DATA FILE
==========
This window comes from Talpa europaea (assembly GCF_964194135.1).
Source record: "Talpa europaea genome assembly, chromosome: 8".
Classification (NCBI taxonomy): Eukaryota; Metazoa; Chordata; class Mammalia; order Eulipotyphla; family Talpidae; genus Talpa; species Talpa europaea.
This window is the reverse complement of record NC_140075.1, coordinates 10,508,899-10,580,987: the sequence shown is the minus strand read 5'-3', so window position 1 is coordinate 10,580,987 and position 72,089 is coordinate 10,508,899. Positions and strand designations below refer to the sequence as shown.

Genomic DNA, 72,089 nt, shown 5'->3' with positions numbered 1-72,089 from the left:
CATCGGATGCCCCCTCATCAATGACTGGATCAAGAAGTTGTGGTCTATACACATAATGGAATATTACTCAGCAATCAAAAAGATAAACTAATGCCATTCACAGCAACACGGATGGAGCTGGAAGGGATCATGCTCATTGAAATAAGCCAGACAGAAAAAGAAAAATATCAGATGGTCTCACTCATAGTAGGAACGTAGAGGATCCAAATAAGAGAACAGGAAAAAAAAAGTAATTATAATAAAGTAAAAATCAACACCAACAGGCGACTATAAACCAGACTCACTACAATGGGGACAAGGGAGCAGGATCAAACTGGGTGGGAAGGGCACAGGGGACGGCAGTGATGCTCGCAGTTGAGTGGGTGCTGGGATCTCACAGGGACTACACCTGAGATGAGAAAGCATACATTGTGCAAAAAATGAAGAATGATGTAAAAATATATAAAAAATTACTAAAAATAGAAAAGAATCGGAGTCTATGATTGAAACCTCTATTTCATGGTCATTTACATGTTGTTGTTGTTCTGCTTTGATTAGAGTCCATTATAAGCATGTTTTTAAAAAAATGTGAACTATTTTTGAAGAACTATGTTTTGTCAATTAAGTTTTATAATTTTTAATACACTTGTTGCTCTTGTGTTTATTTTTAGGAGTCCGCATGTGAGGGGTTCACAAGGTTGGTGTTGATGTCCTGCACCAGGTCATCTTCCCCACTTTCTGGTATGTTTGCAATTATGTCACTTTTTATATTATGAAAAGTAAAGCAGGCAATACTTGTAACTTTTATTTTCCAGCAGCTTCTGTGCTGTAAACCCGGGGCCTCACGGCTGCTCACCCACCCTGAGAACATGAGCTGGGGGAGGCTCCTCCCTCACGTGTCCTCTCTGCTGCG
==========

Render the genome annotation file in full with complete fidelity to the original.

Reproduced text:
This window comes from Talpa europaea (assembly GCF_964194135.1).
Source record: "Talpa europaea genome assembly, chromosome: 8".
Classification (NCBI taxonomy): Eukaryota; Metazoa; Chordata; class Mammalia; order Eulipotyphla; family Talpidae; genus Talpa; species Talpa europaea.
This window is the reverse complement of record NC_140075.1, coordinates 10,508,899-10,580,987: the sequence shown is the minus strand read 5'-3', so window position 1 is coordinate 10,580,987 and position 72,089 is coordinate 10,508,899. Positions and strand designations below refer to the sequence as shown.

Genomic DNA, 72,089 nt, shown 5'->3' with positions numbered 1-72,089 from the left:
CATCGGATGCCCCCTCATCAATGACTGGATCAAGAAGTTGTGGTCTATACACATAATGGAATATTACTCAGCAATCAAAAAGATAAACTAATGCCATTCACAGCAACACGGATGGAGCTGGAAGGGATCATGCTCATTGAAATAAGCCAGACAGAAAAAGAAAAATATCAGATGGTCTCACTCATAGTAGGAACGTAGAGGATCCAAATAAGAGAACAGGAAAAAAAAAGTAATTATAATAAAGTAAAAATCAACACCAACAGGCGACTATAAACCAGACTCACTACAATGGGGACAAGGGAGCAGGATCAAACTGGGTGGGAAGGGCACAGGGGACGGCAGTGATGCTCGCAGTTGAGTGGGTGCTGGGATCTCACAGGGACTACACCTGAGATGAGAAAGCATACATTGTGCAAAAAATGAAGAATGATGTAAAAATATATAAAAAATTACTAAAAATAGAAAAGAATCGGAGTCTATGATTGAAACCTCTATTTCATGGTCATTTACATGTTGTTGTTGTTCTGCTTTGATTAGAGTCCATTATAAGCATGTTTTTAAAAAAATGTGAACTATTTTTGAAGAACTATGTTTTGTCAATTAAGTTTTATAATTTTTAATACACTTGTTGCTCTTGTGTTTATTTTTAGGAGTCCGCATGTGAGGGGTTCACAAGGTTGGTGTTGATGTCCTGCACCAGGTCATCTTCCCCACTTTCTGGTATGTTTGCAATTATGTCACTTTTTATATTATGAAAAGTAAAGCAGGCAATACTTGTAACTTTTATTTTCCAGCAGCTTCTGTGCTGTAAACCCGGGGCCTCACGGCTGCTCACCCACCCTGAGAACATGAGCTGGGGGAGGCTCCTCCCTCACGTGTCCTCTCTGCTGCG